The pride in Ihumātao’s reclamation story is hard won, not just because they survived that winter of 2019, or even the second or third. For 1,087 days ahi kaa opposed the planned housing development on stolen land. Two years, 11 months, three weeks and six days during which people came from all over the country to stand shoulder to shoulder with ahi kaa. 

The pride is hard-won because 2019 is just a speck on the history of all this land has seen and endured. Bishop grew up in the 90s, when the odorous cloud of Auckland’s sewage treatment plant loomed foul over the papakāinga. Her generation were called “the shit pond kids”. She remembers the sting of shame that name carried. 

But it would be dismissive to call the insult merely spiritual or cultural. For 40 years, tiko from households in far-away suburbs glugged and gurgled its way to the shores of the Manukau Harbour to rot in the hot sun on top of the scallop and oyster and mussel beds that once fed their ancestors. The overflowing baskets of pipi and flounder and freshwater crayfish were turned to fetid sludge virtually overnight. 

To be more poetic: life was traded for shit.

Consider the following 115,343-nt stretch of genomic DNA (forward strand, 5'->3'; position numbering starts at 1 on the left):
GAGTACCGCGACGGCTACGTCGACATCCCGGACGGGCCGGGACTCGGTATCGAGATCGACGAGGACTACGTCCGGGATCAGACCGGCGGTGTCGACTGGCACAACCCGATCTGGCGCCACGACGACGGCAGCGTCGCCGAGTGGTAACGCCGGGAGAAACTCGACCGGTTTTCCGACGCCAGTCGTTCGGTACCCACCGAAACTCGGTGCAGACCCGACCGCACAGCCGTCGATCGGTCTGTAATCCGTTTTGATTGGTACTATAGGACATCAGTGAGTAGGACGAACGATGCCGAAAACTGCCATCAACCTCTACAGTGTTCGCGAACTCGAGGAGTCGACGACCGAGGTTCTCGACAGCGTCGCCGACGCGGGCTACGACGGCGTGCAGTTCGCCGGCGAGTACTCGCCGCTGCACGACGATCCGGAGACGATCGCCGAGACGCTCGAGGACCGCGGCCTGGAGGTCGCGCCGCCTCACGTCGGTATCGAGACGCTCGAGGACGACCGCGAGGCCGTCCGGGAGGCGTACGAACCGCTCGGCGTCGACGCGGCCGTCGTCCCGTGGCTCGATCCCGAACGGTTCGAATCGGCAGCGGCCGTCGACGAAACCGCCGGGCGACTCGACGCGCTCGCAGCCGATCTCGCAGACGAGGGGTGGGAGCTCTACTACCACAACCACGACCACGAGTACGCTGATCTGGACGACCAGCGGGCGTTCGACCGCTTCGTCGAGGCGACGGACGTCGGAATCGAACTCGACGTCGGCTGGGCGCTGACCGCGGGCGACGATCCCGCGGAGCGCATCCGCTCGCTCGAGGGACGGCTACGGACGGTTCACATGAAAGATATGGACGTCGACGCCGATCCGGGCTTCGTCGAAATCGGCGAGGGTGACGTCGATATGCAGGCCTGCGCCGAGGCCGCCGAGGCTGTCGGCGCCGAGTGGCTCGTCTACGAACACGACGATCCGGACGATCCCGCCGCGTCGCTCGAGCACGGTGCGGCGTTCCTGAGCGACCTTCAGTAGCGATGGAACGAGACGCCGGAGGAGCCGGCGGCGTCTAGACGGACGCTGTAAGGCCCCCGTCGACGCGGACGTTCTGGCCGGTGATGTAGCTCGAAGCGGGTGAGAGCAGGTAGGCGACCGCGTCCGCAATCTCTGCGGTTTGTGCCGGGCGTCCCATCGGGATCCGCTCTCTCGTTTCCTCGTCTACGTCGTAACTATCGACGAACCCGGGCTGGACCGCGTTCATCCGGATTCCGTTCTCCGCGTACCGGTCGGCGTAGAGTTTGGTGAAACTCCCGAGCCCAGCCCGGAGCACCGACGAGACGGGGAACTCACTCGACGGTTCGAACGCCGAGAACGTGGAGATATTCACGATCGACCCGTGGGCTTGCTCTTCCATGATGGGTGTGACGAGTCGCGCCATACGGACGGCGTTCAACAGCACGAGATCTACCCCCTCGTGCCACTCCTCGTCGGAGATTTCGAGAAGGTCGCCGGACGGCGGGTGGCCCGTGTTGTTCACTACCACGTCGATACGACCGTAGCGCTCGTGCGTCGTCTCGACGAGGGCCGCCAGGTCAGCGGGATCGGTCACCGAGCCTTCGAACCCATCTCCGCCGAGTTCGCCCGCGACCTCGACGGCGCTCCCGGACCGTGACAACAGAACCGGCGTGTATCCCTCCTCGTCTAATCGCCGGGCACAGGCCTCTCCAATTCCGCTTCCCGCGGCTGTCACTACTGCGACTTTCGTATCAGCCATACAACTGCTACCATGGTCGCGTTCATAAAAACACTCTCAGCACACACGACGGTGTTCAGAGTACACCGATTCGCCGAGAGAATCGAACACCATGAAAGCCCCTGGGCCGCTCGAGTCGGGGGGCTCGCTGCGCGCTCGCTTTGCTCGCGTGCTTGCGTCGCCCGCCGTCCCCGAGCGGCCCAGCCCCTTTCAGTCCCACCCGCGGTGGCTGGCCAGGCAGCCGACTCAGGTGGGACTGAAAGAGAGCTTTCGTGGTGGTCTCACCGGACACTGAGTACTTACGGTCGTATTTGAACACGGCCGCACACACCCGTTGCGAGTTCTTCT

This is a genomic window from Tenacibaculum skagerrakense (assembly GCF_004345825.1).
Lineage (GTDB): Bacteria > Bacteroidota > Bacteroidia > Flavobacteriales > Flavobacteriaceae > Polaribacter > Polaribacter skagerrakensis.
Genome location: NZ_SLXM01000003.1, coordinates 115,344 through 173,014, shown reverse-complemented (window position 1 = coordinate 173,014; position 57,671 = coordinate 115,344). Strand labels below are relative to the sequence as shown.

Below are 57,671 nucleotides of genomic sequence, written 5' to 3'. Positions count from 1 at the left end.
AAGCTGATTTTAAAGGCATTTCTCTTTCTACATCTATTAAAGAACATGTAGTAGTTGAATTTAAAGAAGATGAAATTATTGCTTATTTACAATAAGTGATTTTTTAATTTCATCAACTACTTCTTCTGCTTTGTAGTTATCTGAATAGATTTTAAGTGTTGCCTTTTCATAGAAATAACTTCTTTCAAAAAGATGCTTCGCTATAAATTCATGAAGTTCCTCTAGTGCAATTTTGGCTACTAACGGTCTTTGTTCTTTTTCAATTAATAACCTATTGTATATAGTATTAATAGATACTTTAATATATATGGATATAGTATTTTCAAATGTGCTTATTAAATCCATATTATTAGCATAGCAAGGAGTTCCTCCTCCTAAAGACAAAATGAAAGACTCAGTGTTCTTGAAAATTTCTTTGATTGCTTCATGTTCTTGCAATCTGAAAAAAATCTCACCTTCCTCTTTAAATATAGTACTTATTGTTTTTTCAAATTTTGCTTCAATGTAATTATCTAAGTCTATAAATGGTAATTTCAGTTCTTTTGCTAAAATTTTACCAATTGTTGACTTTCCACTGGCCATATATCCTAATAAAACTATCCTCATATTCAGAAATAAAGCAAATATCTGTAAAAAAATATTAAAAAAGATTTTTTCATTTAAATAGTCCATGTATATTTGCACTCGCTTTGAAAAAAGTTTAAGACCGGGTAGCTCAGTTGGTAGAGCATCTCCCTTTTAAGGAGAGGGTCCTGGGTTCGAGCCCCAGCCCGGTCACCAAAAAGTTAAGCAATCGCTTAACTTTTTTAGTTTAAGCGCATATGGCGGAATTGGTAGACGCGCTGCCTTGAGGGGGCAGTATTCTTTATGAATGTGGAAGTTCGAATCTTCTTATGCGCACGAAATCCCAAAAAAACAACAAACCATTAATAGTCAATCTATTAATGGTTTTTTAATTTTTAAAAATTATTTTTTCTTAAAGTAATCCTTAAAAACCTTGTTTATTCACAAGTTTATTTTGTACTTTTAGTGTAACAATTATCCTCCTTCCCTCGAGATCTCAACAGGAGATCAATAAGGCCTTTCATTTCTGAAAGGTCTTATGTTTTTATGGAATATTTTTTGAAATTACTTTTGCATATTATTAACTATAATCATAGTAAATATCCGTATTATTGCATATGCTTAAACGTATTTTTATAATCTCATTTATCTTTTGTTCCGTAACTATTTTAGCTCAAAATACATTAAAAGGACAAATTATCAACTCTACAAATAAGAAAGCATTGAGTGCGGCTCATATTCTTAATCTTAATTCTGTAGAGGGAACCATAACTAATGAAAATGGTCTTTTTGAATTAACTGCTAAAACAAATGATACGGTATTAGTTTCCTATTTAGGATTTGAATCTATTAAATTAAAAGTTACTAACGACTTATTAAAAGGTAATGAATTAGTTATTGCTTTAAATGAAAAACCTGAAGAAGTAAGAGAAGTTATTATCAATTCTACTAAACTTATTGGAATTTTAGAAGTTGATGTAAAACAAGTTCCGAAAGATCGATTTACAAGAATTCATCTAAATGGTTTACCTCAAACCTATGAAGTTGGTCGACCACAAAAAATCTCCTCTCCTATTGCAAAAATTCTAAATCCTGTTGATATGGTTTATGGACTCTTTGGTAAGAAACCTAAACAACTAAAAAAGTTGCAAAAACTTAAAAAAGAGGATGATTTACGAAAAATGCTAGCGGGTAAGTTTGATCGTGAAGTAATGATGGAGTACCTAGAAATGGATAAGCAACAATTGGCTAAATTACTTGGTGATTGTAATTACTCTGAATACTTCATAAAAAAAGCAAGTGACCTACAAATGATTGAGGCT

Stacey Bishop and Ruia Aperahama at Ihumātao (Photo: Aorewa Creatives)

The reference to smoking fires as volcanic cones isn’t just metaphoric, either. Over the course of the 1900s, at least six of Ihumātao’s peaks were packed with explosives and quarried into oblivion. To be less poetic, the fertile terraced gardens that once sustained thousands from season to season were ground into aggregate, mixed with cement, then pressed onto roads and pavements and the airport runway next door. 

From kai bowl to shit ponds to concrete jungle. 

When you enter the papakāinga at Ihumātao today, you have to manoeuvre around the stones cemented into the middle of the road where the fire’s still routinely lit. It feels symbolic, but burning home fires are not fuelled by poetics alone. 

Pania Newton, one of the founders of the movement to protect Ihumātao, says that every time she sees the smoke drift across the sky from her whare she’s warmed by it. The quarried mountains can never be put back into the skyline, but the excavators never touched a blade of grass in 2019, proving that the site of the most direct climate action is standing shoulder to shoulder with those who literally keep the home fires burning.